Yes, anything you care about should be protected by a strong 2nd factor - but it's supposed to be precisely that a second factor. Something you know, and something you have. So the password is still very relevant.

    It's your protection against someone swiping that 2nd factor (by taking your U2F dongle of your keys or whatever), just as 2FA is a protection against someone finding out your password. The two complement and help protect each other against different threats.

    Hell, you've only got to look at the history of debit/credit cards to see that. When all you needed was the card (something you have) to swipe, nicking/cloning and using a card was easy. They introduced the PIN (something you know) and it became much harder (whilst not perfect). In fact, the criminal focus largely moved onto other weaker areas of the chain instead. Course with pay-by-bonk we're moving away from that again, but meh.

    1. Charles 9 Silver badge

      "Yes, anything you care about should be protected by a strong 2nd factor - but it's supposed to be precisely that a second factor. Something you know, and something you have. So the password is still very relevant."

      But what if you don't HAVE a second factor: not even a cell phone, because you keep LOSING things? Or you don't trust cell phones? And as for those fobs, what was that RSA hack about again?

      1. smartipants
        Go

        It's 2017 - use FIDO U2F

        The Googler did say STRONG second factor. SMS is not strong, and has also been completely dissed by NIST, not only because it can be intercepted but also because it is often received on the same device as you are logging in from, and can often be viewed without unlocking.

        Use FIDO U2F. Unlike the older hardware tokens (RSA etc.) a U2F security key doesn't have a shared secret, as it uses asymmetric encryption (ie public/private keys). Thus enrolling a key can be done just by the user and doesn't need an IT admin to set you up first, and/or it doesn't need the service provider to send a pre-registered one to you - you can just buy one. More importantly, one token can be safely used on multiple web sites/services, without any sharing or privacy issues (each service generates a unique handle and derived key pair).

        Google, Facebook, Dropbox and Github already support U2F, so that's a good enough reason to get one, and they cost less than a tenner on Amazon. That's for a USB version, while Bluetooth and NFC is coming soon for mobiles..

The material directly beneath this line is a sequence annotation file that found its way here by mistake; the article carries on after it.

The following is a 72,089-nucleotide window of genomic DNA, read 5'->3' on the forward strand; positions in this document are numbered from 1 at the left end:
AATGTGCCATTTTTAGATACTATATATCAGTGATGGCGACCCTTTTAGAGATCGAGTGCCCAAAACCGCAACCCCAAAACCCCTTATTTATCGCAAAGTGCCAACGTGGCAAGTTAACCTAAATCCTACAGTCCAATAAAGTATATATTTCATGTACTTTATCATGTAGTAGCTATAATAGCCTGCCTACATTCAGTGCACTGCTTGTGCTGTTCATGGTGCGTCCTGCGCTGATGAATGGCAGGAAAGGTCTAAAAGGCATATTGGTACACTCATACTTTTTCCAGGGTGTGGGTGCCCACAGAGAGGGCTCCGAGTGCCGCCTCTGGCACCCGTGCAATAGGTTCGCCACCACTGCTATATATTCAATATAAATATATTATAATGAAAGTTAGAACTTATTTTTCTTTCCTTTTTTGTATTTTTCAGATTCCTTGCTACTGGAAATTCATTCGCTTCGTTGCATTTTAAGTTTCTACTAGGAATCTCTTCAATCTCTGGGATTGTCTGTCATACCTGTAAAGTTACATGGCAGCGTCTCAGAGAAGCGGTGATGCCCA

Look up the specs at the FIDO Alliance. It's well peer reviewed, widely supported by big industry players and there is a good white paper looking into the security/privacy issues too.

        1. Charles 9 Silver badge

          Re: It's 2017 - use FIDO U2F

          And what if you lose THAT?

          1. Hero Protagonist

            Re: It's 2017 - use FIDO U2F

            Some people just can't be helped.

            1. DropBear Silver badge

              Re: It's 2017 - use FIDO U2F

              "Some people just can't be helped."

              Any security scheme that completely hinges on keeping any one single component absolutely secure (ie. must never be lost or stolen) is not worth bothering with.

  3. Richard 12 Silver badge

    Why does anybody treat passwords as ASCII FFS

    Just accept almost any bytes above a certain length into your hash function.

    This only needs to be entered by the user, nobody ever needs to see it. Who cares if the current font can't actually display it? You're only showing * anyway.

    There should be nothing wrong with using an emoji sequence.

    Oh dear El Reg. I can't post emoji? That's terrible!

    1. Anonymous Coward
      Anonymous Coward

      Re: Why does anybody treat passwords as ASCII FFS

      According to my emojianalysis of your post, you're too old to be using emoji.

      1. Richard 12 Silver badge